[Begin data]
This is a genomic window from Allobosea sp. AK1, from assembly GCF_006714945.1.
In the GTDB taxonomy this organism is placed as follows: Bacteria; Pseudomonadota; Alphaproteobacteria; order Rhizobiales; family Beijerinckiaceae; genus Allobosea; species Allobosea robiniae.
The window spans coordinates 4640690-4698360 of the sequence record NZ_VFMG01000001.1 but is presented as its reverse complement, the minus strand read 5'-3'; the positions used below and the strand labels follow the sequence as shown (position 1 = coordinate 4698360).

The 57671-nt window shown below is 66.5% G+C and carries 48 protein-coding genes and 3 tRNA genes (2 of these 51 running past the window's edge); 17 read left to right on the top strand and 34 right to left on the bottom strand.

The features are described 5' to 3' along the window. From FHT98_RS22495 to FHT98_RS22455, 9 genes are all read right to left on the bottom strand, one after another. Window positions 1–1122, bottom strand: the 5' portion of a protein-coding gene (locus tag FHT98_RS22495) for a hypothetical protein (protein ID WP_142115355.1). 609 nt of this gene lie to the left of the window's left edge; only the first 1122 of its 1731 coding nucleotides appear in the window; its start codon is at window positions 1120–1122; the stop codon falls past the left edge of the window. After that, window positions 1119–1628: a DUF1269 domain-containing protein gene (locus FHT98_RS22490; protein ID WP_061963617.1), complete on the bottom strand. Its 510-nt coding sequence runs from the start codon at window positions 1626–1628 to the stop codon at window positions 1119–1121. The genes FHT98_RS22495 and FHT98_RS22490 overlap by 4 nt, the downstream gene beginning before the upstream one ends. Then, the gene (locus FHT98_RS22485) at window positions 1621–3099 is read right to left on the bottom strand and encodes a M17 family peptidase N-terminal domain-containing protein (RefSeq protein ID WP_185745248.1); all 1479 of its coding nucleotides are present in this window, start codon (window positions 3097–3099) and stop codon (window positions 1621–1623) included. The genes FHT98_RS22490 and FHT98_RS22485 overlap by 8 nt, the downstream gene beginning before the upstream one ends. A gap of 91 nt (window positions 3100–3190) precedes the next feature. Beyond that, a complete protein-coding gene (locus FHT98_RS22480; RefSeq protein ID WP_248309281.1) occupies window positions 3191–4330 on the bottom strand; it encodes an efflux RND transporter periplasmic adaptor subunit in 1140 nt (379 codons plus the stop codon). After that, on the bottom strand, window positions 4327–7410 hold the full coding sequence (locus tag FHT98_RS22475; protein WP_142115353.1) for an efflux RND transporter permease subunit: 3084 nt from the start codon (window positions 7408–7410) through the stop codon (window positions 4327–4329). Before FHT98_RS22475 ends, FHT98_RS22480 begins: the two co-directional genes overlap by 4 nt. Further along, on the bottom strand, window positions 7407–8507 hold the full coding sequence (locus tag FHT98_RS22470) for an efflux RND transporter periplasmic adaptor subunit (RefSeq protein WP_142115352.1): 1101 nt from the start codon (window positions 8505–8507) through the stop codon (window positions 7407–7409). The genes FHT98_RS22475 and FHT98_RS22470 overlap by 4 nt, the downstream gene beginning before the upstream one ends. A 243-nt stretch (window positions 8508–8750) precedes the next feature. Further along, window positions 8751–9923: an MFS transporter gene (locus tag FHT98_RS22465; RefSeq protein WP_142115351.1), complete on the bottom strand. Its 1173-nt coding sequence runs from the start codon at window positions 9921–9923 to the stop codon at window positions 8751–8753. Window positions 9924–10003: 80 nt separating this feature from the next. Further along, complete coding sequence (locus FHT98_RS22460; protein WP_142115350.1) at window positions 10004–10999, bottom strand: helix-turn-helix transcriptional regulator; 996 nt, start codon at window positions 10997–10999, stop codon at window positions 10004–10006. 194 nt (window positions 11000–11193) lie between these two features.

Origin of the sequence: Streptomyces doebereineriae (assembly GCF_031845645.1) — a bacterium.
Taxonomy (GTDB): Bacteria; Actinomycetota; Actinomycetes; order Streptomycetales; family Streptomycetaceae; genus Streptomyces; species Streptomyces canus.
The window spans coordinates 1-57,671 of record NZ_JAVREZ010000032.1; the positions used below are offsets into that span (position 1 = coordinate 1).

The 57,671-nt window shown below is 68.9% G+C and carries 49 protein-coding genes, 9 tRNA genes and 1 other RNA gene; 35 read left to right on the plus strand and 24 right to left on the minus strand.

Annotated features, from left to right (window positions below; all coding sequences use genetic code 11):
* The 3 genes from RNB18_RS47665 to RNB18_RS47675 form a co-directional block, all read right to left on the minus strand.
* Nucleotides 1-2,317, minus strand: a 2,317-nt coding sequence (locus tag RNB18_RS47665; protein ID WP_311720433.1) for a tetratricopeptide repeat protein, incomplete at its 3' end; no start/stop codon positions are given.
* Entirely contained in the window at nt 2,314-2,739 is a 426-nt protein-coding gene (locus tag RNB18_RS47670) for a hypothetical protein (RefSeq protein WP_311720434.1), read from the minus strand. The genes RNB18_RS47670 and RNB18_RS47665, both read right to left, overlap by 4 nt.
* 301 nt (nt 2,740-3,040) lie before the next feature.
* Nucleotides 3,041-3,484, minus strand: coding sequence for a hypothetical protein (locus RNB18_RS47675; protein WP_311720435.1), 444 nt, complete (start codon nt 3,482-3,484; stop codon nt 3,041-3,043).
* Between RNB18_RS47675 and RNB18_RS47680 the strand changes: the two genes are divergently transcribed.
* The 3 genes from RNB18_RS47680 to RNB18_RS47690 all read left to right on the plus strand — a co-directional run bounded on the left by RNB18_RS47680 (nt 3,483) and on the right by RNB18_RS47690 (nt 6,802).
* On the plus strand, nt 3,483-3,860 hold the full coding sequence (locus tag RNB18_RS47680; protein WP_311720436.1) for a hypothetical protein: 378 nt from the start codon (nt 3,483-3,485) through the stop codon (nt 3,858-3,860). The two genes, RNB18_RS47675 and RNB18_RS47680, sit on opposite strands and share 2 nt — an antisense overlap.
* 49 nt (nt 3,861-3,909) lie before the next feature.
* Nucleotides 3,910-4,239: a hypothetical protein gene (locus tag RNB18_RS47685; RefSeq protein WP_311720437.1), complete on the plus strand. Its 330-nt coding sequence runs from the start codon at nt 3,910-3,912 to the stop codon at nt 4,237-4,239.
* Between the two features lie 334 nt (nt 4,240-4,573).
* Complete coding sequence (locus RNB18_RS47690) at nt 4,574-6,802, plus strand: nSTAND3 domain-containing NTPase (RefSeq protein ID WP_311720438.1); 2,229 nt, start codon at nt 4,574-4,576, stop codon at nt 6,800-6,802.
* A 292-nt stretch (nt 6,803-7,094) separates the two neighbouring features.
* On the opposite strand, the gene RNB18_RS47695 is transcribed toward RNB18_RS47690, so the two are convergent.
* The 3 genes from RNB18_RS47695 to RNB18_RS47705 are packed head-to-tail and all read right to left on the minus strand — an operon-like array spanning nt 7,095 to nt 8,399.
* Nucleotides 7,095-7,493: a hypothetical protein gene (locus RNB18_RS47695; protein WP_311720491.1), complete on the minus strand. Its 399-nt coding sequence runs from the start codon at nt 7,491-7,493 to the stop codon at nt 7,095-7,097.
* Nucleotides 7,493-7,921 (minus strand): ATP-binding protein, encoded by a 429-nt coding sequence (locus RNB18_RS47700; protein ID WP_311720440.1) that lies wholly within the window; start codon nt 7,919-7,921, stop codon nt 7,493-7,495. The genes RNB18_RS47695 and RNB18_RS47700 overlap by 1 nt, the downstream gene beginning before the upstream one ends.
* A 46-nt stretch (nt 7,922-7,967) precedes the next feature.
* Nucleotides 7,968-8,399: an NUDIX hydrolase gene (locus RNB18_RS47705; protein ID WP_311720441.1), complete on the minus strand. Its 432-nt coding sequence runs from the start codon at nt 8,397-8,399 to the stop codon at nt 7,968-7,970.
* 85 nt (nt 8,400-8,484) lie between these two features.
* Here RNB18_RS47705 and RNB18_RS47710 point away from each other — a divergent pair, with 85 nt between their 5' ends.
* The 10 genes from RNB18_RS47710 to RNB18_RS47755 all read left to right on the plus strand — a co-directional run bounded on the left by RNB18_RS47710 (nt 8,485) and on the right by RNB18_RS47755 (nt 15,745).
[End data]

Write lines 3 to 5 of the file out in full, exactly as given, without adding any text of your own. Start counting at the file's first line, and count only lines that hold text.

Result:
The window spans coordinates 4640690-4698360 of the sequence record NZ_VFMG01000001.1 but is presented as its reverse complement, the minus strand read 5'-3'; the positions used below and the strand labels follow the sequence as shown (position 1 = coordinate 4698360).

The 57671-nt window shown below is 66.5% G+C and carries 48 protein-coding genes and 3 tRNA genes (2 of these 51 running past the window's edge); 17 read left to right on the top strand and 34 right to left on the bottom strand.

The features are described 5' to 3' along the window. From FHT98_RS22495 to FHT98_RS22455, 9 genes are all read right to left on the bottom strand, one after another. Window positions 1–1122, bottom strand: the 5' portion of a protein-coding gene (locus tag FHT98_RS22495) for a hypothetical protein (protein ID WP_142115355.1). 609 nt of this gene lie to the left of the window's left edge; only the first 1122 of its 1731 coding nucleotides appear in the window; its start codon is at window positions 1120–1122; the stop codon falls past the left edge of the window. After that, window positions 1119–1628: a DUF1269 domain-containing protein gene (locus FHT98_RS22490; protein ID WP_061963617.1), complete on the bottom strand. Its 510-nt coding sequence runs from the start codon at window positions 1626–1628 to the stop codon at window positions 1119–1121. The genes FHT98_RS22495 and FHT98_RS22490 overlap by 4 nt, the downstream gene beginning before the upstream one ends. Then, the gene (locus FHT98_RS22485) at window positions 1621–3099 is read right to left on the bottom strand and encodes a M17 family peptidase N-terminal domain-containing protein (RefSeq protein ID WP_185745248.1); all 1479 of its coding nucleotides are present in this window, start codon (window positions 3097–3099) and stop codon (window positions 1621–1623) included. The genes FHT98_RS22490 and FHT98_RS22485 overlap by 8 nt, the downstream gene beginning before the upstream one ends. A gap of 91 nt (window positions 3100–3190) precedes the next feature. Beyond that, a complete protein-coding gene (locus FHT98_RS22480; RefSeq protein ID WP_248309281.1) occupies window positions 3191–4330 on the bottom strand; it encodes an efflux RND transporter periplasmic adaptor subunit in 1140 nt (379 codons plus the stop codon). After that, on the bottom strand, window positions 4327–7410 hold the full coding sequence (locus tag FHT98_RS22475; protein WP_142115353.1) for an efflux RND transporter permease subunit: 3084 nt from the start codon (window positions 7408–7410) through the stop codon (window positions 4327–4329). Before FHT98_RS22475 ends, FHT98_RS22480 begins: the two co-directional genes overlap by 4 nt. Further along, on the bottom strand, window positions 7407–8507 hold the full coding sequence (locus tag FHT98_RS22470) for an efflux RND transporter periplasmic adaptor subunit (RefSeq protein WP_142115352.1): 1101 nt from the start codon (window positions 8505–8507) through the stop codon (window positions 7407–7409). The genes FHT98_RS22475 and FHT98_RS22470 overlap by 4 nt, the downstream gene beginning before the upstream one ends. A 243-nt stretch (window positions 8508–8750) precedes the next feature. Further along, window positions 8751–9923: an MFS transporter gene (locus tag FHT98_RS22465; RefSeq protein WP_142115351.1), complete on the bottom strand. Its 1173-nt coding sequence runs from the start codon at window positions 9921–9923 to the stop codon at window positions 8751–8753. Window positions 9924–10003: 80 nt separating this feature from the next. Further along, complete coding sequence (locus FHT98_RS22460; protein WP_142115350.1) at window positions 10004–10999, bottom strand: helix-turn-helix transcriptional regulator; 996 nt, start codon at window positions 10997–10999, stop codon at window positions 10004–10006. 194 nt (window positions 11000–11193) lie between these two features.